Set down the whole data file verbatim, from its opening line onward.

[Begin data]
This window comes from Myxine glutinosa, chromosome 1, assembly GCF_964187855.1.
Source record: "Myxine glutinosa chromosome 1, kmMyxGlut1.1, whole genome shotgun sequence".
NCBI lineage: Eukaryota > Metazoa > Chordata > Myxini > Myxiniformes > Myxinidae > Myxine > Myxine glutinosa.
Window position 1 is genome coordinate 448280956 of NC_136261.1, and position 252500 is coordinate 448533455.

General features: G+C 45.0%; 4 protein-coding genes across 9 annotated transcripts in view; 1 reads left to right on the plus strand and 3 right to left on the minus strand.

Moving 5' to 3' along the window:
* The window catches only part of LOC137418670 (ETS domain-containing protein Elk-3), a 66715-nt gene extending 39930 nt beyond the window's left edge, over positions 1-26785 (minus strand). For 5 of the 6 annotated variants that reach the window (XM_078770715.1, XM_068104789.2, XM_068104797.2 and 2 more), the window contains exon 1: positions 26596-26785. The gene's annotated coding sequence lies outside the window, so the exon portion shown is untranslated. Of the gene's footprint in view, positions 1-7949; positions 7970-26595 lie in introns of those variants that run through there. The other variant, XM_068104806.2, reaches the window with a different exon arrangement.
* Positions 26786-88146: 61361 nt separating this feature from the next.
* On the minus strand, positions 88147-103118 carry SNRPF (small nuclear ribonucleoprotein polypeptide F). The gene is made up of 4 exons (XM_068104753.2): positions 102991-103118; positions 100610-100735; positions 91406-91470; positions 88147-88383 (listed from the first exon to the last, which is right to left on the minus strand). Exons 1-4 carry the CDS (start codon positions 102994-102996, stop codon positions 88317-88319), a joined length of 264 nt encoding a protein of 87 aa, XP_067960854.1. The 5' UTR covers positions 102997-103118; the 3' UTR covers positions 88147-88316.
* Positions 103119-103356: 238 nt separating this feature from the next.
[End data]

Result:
This window comes from Myxine glutinosa, chromosome 1, assembly GCF_964187855.1.
Source record: "Myxine glutinosa chromosome 1, kmMyxGlut1.1, whole genome shotgun sequence".
NCBI lineage: Eukaryota > Metazoa > Chordata > Myxini > Myxiniformes > Myxinidae > Myxine > Myxine glutinosa.
Window position 1 is genome coordinate 448280956 of NC_136261.1, and position 252500 is coordinate 448533455.

General features: G+C 45.0%; 4 protein-coding genes across 9 annotated transcripts in view; 1 reads left to right on the plus strand and 3 right to left on the minus strand.

Moving 5' to 3' along the window:
* The window catches only part of LOC137418670 (ETS domain-containing protein Elk-3), a 66715-nt gene extending 39930 nt beyond the window's left edge, over positions 1-26785 (minus strand). For 5 of the 6 annotated variants that reach the window (XM_078770715.1, XM_068104789.2, XM_068104797.2 and 2 more), the window contains exon 1: positions 26596-26785. The gene's annotated coding sequence lies outside the window, so the exon portion shown is untranslated. Of the gene's footprint in view, positions 1-7949; positions 7970-26595 lie in introns of those variants that run through there. The other variant, XM_068104806.2, reaches the window with a different exon arrangement.
* Positions 26786-88146: 61361 nt separating this feature from the next.
* On the minus strand, positions 88147-103118 carry SNRPF (small nuclear ribonucleoprotein polypeptide F). The gene is made up of 4 exons (XM_068104753.2): positions 102991-103118; positions 100610-100735; positions 91406-91470; positions 88147-88383 (listed from the first exon to the last, which is right to left on the minus strand). Exons 1-4 carry the CDS (start codon positions 102994-102996, stop codon positions 88317-88319), a joined length of 264 nt encoding a protein of 87 aa, XP_067960854.1. The 5' UTR covers positions 102997-103118; the 3' UTR covers positions 88147-88316.
* Positions 103119-103356: 238 nt separating this feature from the next.